How would you define your work?
I make metal cladding, like a second skin for the pieces I make. I blur the lines by bringing softness and volume to metal, which is considered cold and aggressive. I play with time to reveal another aspect of the metal, the oxidised, patinated metal.
How did you choose this craft?
The frustration I experienced in my first profession as a teacher pushed me towards a manual activity. I started doing this without having learned it. I already had several skills which I adapted to my project. But to realise an idea, a concept, was something I was missing.
© Gilles Leimdorfer
What specific techniques do you master?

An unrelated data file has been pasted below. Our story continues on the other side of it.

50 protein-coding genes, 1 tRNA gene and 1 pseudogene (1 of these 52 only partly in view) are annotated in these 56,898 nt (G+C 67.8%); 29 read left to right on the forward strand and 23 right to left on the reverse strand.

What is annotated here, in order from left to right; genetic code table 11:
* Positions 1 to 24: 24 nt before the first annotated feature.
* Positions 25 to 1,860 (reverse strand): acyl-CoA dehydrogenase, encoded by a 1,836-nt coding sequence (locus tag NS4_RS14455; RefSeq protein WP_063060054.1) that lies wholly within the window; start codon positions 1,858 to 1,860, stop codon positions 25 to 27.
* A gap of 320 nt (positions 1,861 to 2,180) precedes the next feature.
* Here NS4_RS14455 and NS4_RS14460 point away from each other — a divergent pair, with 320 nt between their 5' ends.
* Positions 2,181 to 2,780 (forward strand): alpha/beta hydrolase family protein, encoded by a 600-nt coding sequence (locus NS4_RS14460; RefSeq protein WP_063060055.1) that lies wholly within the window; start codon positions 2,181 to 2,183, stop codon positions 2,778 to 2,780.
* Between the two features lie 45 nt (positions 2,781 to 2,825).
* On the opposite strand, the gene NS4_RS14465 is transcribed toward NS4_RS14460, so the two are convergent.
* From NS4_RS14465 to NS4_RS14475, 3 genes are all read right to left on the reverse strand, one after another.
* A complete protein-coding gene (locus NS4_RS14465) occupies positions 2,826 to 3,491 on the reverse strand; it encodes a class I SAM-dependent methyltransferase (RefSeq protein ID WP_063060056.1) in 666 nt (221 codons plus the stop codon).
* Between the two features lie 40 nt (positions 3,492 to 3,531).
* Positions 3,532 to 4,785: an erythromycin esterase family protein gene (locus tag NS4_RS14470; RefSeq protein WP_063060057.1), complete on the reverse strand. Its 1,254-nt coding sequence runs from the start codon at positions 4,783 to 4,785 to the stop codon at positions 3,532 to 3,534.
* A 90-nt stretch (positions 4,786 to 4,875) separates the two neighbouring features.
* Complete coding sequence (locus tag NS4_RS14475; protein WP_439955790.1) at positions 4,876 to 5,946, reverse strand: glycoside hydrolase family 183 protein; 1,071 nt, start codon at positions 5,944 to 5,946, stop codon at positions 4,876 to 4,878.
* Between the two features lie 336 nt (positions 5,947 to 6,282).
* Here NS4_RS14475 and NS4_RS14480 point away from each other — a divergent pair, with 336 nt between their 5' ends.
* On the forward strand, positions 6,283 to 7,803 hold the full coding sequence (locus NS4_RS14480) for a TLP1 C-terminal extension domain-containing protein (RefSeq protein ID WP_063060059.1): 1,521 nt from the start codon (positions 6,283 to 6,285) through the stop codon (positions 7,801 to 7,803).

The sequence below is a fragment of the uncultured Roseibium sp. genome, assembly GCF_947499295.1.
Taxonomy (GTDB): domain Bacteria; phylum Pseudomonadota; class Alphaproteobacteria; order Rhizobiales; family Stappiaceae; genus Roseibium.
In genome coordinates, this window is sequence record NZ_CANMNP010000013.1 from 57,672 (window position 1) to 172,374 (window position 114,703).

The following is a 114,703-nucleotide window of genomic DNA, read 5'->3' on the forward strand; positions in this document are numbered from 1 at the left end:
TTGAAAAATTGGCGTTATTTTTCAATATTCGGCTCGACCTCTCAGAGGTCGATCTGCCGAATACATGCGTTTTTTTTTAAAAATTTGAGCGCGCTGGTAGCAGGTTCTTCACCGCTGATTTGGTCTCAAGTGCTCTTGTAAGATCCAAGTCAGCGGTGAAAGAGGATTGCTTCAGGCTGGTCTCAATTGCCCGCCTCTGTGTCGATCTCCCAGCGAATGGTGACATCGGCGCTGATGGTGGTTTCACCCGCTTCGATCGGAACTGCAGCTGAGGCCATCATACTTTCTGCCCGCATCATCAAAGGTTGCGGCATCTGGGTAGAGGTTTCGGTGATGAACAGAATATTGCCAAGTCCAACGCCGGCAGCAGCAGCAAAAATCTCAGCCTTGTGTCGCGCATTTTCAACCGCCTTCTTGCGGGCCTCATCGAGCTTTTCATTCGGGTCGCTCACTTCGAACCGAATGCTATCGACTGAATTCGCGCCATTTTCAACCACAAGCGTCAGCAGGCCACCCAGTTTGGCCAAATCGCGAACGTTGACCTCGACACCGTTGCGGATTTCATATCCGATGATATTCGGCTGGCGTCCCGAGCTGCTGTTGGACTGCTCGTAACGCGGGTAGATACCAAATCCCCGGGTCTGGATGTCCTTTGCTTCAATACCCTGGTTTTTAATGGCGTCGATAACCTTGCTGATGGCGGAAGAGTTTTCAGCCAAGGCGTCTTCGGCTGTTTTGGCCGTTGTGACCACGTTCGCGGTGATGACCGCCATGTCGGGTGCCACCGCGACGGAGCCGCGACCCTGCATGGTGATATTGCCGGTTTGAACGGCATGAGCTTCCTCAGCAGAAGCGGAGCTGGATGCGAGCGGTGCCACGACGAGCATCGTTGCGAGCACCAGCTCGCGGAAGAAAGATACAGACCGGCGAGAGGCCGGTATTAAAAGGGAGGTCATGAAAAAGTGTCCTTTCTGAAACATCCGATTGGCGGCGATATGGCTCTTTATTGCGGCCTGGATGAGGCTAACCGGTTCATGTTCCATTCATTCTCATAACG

Today I am specifically interested in wall panels on aluminum supports which I cover with bronze and zinc sheets. The colours are obtained through oxidation of the metals; there are no paints or pigments. The oxidation is then fixed with beeswax, a 100 percent natural product.
Can you recount a key moment in your professional life?
The day I dared to say that the A3 format sample I exhibited at a trade fair next to my furniture was indeed a painting. That was the beginning of an essential step in the evolution of my work – going beyond functional furniture and giving myself over to the expression of my imagination, of my inner world.